The word “heathen” (by 971) means someone who is not Christian, Jewish or Muslim, someone who does not worship the god of Abraham. By the 1800s it had gained the added meaning of someone who is unenlightened or uncivilized. By the 1900s it had become an old-fashioned way to say “pagan”.
“Heathen” is used all over the place in the Authorized or King James Bible of 1611. Since about the 1970s, though, it has become rare in Bible translations. It is now seen as derogatory even by White dictionary makers (since at least 2008).
Back in 971, when it first appeared in written English, it was applied to the Danes (Vikings). Since then it has been applied to Irish Catholics (seen as not truly Christian), to Black, Asian and Native Americans, and to much of the rest of the world.
Many Christians saw heathens as being in league with the Devil, as being sunk in moral darkness. Following the example of Jews in the Bible, Christians saw themselves as having the God-given right to make war on heathens and to make them slaves. For example, the King James translation informs us:
“Both thy bondmen, and thy bondmaids, which thou shalt have, shall be of the heathen that are round about you; of them shall ye buy bondmen and bondmaids.” (Lev 25:44)
From religion to race: While Scripture excused genocide and slavery in Anglo America in the 1600s, it did not work so well by the 1700s: too many Black and Native Americans had become Christians. They were no longer heathens! But as luck would have it, nearly all former heathens had darker skin. So Anglo Americans began to see themselves as morally better not because of religion but race.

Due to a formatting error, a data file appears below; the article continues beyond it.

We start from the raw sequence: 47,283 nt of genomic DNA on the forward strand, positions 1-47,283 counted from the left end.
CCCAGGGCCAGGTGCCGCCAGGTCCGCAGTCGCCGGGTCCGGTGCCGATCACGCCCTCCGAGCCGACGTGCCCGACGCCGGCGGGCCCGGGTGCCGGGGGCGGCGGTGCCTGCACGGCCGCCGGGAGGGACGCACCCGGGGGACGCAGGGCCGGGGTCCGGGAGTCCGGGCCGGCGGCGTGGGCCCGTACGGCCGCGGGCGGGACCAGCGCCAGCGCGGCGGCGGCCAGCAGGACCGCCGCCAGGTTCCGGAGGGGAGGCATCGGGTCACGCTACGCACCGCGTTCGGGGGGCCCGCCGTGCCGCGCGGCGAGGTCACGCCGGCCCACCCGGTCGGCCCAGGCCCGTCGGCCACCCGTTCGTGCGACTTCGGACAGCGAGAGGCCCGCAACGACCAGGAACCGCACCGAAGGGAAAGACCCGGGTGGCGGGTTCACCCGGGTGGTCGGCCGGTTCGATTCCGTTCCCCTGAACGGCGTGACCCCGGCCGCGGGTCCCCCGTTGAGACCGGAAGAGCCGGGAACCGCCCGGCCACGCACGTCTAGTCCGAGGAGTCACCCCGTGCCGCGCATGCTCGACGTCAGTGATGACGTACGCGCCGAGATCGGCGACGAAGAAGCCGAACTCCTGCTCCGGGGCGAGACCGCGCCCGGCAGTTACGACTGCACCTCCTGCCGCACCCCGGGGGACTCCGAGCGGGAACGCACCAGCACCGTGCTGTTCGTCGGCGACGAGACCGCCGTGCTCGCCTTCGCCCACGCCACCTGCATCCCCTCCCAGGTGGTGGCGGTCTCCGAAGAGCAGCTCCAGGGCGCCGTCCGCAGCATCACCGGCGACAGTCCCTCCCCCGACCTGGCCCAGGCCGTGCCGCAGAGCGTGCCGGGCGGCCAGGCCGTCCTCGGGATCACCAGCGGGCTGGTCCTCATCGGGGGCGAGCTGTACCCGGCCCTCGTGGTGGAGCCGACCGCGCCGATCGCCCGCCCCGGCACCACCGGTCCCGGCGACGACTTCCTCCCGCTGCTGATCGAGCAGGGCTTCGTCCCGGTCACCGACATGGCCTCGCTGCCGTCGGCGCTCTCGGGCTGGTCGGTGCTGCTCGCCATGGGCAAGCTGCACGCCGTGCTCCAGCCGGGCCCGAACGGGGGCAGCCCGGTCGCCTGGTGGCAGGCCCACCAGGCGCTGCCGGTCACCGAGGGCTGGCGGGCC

The word in the Bible that heathen was translating was goy or goyim in Hebrew, which in the Greek New Testament becomes ethnoi or ethnikoi. It meant “the nations”, meaning the other nations, not the Jewish one. That has given rise to four English words: goy, ethnic, Gentile and heathen.
“Heathen” comes by way of Bishop Ulfilas (aka Wulfila). In the late 300s he translated the New Testament from Greek into Gothic for the Visigoths. Many of his words spread to other Germanic languages, like English.
His heathen was haithno. There are two ideas about how he came up with that word:
- He gothicized the Greek ethnos, possibly by way of the Armenian word hethanos.
- He modelled it on the Latin word paganus (pagan). Pagan meant someone who lived in the countryside, but as the cities Christianized, it came to mean a non-Christian. Likewise, heathen was someone who lived on the heath, who was now seen as non-Christian.
The English translation of ethnikoi in Matthew 6:7 through the years:
- 990: hæþene (Wessex Gospels)
- 1395: hethene men (Wycliffe)
- 1531: hethe (Tyndale)
- 1599: Heathen (Geneva)
- 1611: heathen (AV/KJV)
- 1833: heathen (Webster’s)
- 1881: Gentiles (RV)
- 1901: Gentiles (ASV)
- 1952: Gentiles (RSV)
- 1962: pagans (Lattimore)
- 1970: pagans (NAB)
- 1971: heathen (TLB)
- 1978: pagans (NIV)
- 1989: Gentiles (NRSV)
- 2001: Gentiles (ESV)
- 2006: Gentiles (RSV-2CE)
- 2009: idolaters (Holman)
– Abagond, 2016.
- John Trudell – flips the word “heathen”.
- The god of Abraham
- dichotomous thinking